It was not until the reign of Malcolm Canmore (1050-93) that Scotland attained some stability, allowing settlements or burghs to be established. Prior to his reign Scotland was not as we know it today. Angles occupied the country up to the river Forth, Picts and Scots were north of the Forth and Vikings occupied Caithness, Sutherland and the islands. His son David 1st (1124-53) who was Earl of Huntingdon through his marriage to a Norman/English heiress as well as King of Scotland, learned at first hand how Henry 1st governed through his nobles by the feudal system. David encouraged Norman knights into Scotland. Thus we find that Normans with names which are often taken as Scottish, such as Bruce, Sinclair, Fraser, Barclay, Crighton, Grant, Maxwell, Beaton, Lindsay, Rollo etc settled in Scotland. This led to the building of Castles, Monasteries and Abbeys, and settlements or burghs began to appear. Soon after, we had the establishment of Royal Burghs. These were created by Royal assent and gave the burghs the following rights:

  • To be protected by a wall or palisade with gates.
  • To elect their own council and magistrates and make laws for local maters.
  • Exclusive rights to trade. A monopoly of all commerce within a defined surrounding area known as “liberty”. Items sold in this area must have been made by craftsmen in the burgh and sold there by a merchant, or taxed if they came from elsewhere.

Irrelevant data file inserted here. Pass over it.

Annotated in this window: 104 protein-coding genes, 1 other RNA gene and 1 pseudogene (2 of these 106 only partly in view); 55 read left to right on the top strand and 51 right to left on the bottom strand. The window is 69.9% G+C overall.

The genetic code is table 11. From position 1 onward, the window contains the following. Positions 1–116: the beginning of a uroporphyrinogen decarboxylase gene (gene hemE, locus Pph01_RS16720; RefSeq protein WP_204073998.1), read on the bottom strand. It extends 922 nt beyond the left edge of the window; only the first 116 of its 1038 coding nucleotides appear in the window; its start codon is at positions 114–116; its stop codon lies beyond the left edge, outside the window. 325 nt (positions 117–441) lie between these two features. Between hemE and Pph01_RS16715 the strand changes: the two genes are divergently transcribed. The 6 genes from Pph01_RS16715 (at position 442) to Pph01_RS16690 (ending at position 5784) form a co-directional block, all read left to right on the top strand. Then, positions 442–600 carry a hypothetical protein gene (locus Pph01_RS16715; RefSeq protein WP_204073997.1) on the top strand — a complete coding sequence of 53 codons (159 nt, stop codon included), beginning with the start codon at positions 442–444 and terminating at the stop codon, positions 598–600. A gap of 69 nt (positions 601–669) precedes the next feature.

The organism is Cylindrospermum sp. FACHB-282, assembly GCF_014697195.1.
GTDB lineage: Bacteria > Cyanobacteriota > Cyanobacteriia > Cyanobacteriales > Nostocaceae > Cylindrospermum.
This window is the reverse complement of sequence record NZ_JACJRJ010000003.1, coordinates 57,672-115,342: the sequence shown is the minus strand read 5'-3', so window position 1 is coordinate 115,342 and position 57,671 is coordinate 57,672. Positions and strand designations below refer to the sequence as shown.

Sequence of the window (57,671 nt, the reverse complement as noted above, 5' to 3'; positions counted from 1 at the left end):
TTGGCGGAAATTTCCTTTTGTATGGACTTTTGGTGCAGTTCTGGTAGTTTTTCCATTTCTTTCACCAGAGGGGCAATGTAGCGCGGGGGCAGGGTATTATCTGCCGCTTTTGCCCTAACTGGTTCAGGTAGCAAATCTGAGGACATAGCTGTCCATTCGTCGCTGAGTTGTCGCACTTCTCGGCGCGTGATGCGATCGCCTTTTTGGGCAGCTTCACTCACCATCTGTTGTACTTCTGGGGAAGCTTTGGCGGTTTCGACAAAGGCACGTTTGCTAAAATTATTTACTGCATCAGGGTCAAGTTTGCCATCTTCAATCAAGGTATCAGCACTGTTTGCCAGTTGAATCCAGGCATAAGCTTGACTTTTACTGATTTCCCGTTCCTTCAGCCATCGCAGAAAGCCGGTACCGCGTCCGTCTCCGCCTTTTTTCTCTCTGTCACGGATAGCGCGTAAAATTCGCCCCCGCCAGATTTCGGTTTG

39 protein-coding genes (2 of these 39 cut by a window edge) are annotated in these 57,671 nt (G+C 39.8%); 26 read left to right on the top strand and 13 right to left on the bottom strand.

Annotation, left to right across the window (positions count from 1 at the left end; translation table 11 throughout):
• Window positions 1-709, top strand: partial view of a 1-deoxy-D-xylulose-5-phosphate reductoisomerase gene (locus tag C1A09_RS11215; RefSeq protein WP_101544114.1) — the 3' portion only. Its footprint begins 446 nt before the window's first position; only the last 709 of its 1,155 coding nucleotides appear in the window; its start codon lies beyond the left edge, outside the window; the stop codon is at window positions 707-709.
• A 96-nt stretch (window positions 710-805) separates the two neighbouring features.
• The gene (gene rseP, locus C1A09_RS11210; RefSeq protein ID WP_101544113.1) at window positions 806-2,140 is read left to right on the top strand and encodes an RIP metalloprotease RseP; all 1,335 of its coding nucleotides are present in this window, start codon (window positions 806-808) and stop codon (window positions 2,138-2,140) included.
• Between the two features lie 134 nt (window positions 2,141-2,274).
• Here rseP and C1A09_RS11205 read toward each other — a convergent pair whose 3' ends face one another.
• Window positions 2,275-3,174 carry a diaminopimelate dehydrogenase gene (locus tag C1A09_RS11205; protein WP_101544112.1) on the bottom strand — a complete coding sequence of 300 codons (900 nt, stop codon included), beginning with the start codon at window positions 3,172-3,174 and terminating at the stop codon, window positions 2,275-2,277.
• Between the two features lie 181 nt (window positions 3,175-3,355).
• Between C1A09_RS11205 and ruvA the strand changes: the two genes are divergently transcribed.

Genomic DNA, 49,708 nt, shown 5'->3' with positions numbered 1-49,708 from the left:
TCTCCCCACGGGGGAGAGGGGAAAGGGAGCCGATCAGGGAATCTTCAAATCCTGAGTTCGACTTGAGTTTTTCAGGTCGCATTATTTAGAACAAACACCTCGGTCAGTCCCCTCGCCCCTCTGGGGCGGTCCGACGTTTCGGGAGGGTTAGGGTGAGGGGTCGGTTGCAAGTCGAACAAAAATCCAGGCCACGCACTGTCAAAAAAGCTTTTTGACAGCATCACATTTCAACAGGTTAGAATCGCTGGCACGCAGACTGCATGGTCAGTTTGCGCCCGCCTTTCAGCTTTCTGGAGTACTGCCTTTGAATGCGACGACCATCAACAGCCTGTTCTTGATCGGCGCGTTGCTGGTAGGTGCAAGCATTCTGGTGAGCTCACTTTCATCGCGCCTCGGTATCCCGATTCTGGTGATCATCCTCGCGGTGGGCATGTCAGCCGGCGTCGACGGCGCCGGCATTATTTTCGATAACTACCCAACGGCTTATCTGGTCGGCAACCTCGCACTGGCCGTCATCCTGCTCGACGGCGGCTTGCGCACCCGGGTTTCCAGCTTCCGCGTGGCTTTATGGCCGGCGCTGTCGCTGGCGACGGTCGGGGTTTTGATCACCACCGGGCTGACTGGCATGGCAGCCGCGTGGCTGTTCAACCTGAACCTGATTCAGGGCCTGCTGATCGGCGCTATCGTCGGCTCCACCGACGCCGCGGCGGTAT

• To hold annual fairs or weekly markets (numbers of fairs were specified by the king).
  • To trade overseas or sell foreign imports. Outsiders could not sell direct but had to wholesale through burgh merchants.

In return for the benefits of Royal Burgh status the King received in return:

  1. Loyalty of the townspeople and local nobility (Royal Burgh status could be revoked).
  2. Money. The Royal Burghs were expected to pay 1/6 th of the needs of the royal exchequer. The amount from each place was fixed by the convention of Royal Burghs, an independent body of representatives from the most important burghs. This was calculated according to each burgh’s income from trade, tolls and customs. In 1612 the split up was Edinburgh 30%, Dundee 10%, Aberdeen 8%, Perth 4%, Glasgow 4%. In 1690 the percentages were Edinburgh 30, Glasgow 12, Aberdeen 7, Dundee 6 and Perth 4.

Royal Burghs were also expected to contribute to exceptional cost such as military campaigns.

This was the state of affairs until the spread of Burghs of Barony, more correctly Burghs of Barony and Regality. These were a lesser category of burgh established by a charter from the local feudal lord, one of the King’s “tenants-in-chief” rather than the King himself. These burghs were allowed to have:

  • Resident craftsmen, weekly markets and market tolls.
  • To hold fairs

They had no right to foreign trade as this was restricted to Royal Burghs. The revenue from trade and tolls went to the local landowner.

So, on 26 th August 1511, William Rollo established Dunning as a Burgh of Barony.

The other Burghs of Barony in this area were Abernethy, Crieff and Blackford, only Abernethy being older than Dunning. (Of course, Perth and Auchterarder were already Royal Burghs.) The King naturally had the power to revoke these establishments.